The drought resistant Jatropha curcas plant and its biofuel potential may present speculators with an opportunity for investment in low-cost land that is not currently arable for most crops or suitable for development.
Widespread interest among alternative energy corporations is leading to large-scale production across the globe; BP and D1 Oils, a UK-based biodiesel producer, recently announced a $160 million, five-year joint venture in development of jatropha as a viable biodiesel feedstock.
Early excitement surrounding jatropha sparked a rapid land grab in Africa in February, according to The Washington Times. Since then, major cultivation of jatropha has been underway in Asia.
Mission Biofuels, an Australian company, owns a 22,000-acre jatropha plantation in Malaysia and has plans for expansion. Eco Solutions, based in Korea, grows jatropha in the Philippines. Jatropha has even emerged in the public sector in China, where the government offers subsidies for growth of jatropha crops in some southern provinces.
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BP and D1 have similarly announced plans to plant jatropha in India, Southeast Asia, Southern Africa and Central and South America, with an estimated total of one million acres dedicated to its cultivation.
The spread of jatropha production across the globe may have positive implications for developing countries. Not only do jatropha plantations offer the potential for job growth, but jatropha fuel may also supply energy to surrounding populations. Hundreds of villages in Mali are already utilizing jatropha as a major energy resource.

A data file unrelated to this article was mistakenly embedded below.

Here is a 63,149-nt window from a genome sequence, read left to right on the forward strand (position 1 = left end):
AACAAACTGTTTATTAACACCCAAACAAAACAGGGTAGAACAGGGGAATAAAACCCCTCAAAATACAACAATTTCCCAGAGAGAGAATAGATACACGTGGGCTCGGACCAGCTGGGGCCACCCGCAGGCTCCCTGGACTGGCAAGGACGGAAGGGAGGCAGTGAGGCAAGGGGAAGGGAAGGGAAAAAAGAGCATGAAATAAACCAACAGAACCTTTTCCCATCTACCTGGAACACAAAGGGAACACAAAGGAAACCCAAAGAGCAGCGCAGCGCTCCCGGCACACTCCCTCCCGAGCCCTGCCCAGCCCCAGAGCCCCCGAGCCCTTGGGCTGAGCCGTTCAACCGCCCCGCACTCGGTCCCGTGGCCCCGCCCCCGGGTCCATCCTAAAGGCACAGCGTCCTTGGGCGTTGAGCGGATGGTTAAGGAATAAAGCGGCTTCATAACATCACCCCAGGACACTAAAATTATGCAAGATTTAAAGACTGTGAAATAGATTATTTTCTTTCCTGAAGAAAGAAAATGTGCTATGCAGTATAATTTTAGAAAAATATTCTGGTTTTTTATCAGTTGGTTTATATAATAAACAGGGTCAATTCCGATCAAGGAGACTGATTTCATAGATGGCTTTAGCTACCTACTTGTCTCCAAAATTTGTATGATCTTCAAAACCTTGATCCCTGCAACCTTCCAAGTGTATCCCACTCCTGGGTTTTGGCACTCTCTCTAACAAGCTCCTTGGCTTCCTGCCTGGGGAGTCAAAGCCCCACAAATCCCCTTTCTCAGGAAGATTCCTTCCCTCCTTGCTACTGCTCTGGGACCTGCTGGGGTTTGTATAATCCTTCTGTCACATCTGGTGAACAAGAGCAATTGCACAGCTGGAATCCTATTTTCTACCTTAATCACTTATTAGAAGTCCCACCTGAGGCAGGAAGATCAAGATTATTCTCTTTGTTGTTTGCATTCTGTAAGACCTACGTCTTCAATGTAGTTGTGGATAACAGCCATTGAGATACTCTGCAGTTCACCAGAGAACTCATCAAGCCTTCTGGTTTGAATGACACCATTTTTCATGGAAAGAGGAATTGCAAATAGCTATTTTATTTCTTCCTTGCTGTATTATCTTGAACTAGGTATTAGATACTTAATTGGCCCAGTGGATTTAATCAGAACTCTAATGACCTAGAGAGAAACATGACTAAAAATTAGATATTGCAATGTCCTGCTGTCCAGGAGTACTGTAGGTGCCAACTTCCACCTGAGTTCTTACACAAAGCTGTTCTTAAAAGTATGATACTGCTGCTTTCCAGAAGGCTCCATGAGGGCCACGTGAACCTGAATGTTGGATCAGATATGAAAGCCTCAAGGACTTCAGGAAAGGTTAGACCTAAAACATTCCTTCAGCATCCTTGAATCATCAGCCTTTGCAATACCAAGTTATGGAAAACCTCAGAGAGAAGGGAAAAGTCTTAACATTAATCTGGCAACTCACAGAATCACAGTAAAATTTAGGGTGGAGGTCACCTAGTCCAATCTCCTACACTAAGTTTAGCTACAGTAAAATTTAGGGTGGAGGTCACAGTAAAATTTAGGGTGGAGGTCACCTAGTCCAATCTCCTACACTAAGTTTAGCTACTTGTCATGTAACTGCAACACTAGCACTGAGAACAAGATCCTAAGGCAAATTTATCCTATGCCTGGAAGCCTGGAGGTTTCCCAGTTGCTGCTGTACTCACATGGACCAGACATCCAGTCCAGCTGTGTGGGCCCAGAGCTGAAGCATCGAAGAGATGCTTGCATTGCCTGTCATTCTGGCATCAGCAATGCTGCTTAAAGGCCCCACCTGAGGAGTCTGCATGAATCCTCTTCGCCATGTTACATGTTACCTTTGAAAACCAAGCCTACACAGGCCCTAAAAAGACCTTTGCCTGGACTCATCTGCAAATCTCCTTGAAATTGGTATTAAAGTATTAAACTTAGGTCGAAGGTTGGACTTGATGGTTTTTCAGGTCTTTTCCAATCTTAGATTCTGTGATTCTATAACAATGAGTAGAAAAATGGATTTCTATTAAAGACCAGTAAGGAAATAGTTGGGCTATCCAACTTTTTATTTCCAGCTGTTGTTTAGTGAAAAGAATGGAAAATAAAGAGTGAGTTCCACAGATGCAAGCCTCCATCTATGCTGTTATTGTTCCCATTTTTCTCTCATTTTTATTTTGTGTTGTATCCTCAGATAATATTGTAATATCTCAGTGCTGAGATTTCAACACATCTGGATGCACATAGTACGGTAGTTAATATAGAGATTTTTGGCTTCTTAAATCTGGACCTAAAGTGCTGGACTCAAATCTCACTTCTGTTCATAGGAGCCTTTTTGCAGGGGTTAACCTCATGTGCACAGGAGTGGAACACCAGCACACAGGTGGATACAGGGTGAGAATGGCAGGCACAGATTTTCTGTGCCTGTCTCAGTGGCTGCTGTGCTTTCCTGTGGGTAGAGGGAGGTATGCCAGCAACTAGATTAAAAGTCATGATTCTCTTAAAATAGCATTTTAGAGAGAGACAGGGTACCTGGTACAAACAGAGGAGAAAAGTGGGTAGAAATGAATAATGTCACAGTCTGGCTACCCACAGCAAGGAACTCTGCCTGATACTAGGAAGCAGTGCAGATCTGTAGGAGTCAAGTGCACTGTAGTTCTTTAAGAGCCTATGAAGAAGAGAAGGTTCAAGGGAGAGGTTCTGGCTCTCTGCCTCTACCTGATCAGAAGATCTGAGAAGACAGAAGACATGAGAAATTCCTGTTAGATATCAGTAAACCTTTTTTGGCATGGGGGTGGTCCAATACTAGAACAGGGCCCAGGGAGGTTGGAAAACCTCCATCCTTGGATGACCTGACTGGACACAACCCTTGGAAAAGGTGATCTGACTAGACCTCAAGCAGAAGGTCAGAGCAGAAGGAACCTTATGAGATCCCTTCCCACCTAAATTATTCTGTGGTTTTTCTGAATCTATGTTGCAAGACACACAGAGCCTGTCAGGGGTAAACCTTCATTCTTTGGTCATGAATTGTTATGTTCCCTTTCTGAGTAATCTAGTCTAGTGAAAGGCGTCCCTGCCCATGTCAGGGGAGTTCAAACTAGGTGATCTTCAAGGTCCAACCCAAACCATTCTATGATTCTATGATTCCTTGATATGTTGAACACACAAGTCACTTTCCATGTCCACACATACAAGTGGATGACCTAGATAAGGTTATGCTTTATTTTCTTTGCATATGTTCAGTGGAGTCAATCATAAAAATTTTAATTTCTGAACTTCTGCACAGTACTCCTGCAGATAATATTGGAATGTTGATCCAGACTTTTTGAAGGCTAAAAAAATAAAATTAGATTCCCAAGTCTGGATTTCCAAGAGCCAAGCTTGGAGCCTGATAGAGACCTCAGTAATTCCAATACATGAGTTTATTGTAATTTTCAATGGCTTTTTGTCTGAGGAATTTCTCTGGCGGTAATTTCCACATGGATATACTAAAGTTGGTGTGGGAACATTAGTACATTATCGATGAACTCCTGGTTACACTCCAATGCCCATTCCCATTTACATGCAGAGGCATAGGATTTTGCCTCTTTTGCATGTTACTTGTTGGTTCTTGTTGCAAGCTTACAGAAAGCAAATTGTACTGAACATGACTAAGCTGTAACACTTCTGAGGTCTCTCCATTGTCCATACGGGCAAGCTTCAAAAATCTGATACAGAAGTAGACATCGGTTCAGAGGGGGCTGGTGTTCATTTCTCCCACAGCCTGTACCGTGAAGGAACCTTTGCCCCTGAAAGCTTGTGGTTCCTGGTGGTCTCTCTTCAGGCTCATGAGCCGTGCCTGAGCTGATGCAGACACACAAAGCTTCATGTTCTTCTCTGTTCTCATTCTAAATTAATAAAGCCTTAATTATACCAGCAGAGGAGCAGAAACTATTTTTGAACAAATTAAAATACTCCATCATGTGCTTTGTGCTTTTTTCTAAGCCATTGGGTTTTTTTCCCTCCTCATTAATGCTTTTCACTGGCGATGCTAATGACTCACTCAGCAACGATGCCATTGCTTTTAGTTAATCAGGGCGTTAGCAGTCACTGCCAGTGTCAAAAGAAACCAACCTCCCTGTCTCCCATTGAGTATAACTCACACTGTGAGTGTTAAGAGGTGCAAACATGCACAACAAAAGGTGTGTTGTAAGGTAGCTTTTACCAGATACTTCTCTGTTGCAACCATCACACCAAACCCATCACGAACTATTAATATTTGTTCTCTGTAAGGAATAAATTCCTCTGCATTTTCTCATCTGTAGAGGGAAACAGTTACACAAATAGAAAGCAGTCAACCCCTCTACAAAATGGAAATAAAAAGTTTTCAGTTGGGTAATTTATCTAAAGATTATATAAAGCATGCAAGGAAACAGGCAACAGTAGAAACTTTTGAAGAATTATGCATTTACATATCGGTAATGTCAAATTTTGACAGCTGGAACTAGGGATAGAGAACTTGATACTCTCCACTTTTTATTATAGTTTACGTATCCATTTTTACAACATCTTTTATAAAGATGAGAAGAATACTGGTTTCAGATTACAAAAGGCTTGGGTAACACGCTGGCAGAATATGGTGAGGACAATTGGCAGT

The jatropha plant is known to thrive in hot, dry conditions. Because it can be grown on land not traditionally used for agriculture, it has the added benefit of “not competing with food crops for good agricultural land or adversely impact[ing] the rainforest,” according to a BP press release.
Oil extracted from jatropha’s inedible seeds produces one-fifth the carbon emissions of traditional fossil fuels. Because the plant is not edible, production would not affect or be affected by demand for food, a problem that faces the palm oil and corn ethanol industries. The upshot is that jatropha oil should be a cheaper alternative in comparison to “edible” fuels.
While jatropha’s rise in production may seem promising, an important caveat to consider is that it will take years before the biofuel is considered to be a viable market product. In addition, scientific research aimed at optimizing jatropha’s growth potential is still in progress.
Investors who are interested in purchasing land that could be utilized for jatropha cultivation may want to consider “multi-purpose” real estate that could support additional forms of alternative energy, such as wind farms. Wind energy is a viable market and turbines could easily share acreage with jatropha in areas with substantial wind exposure.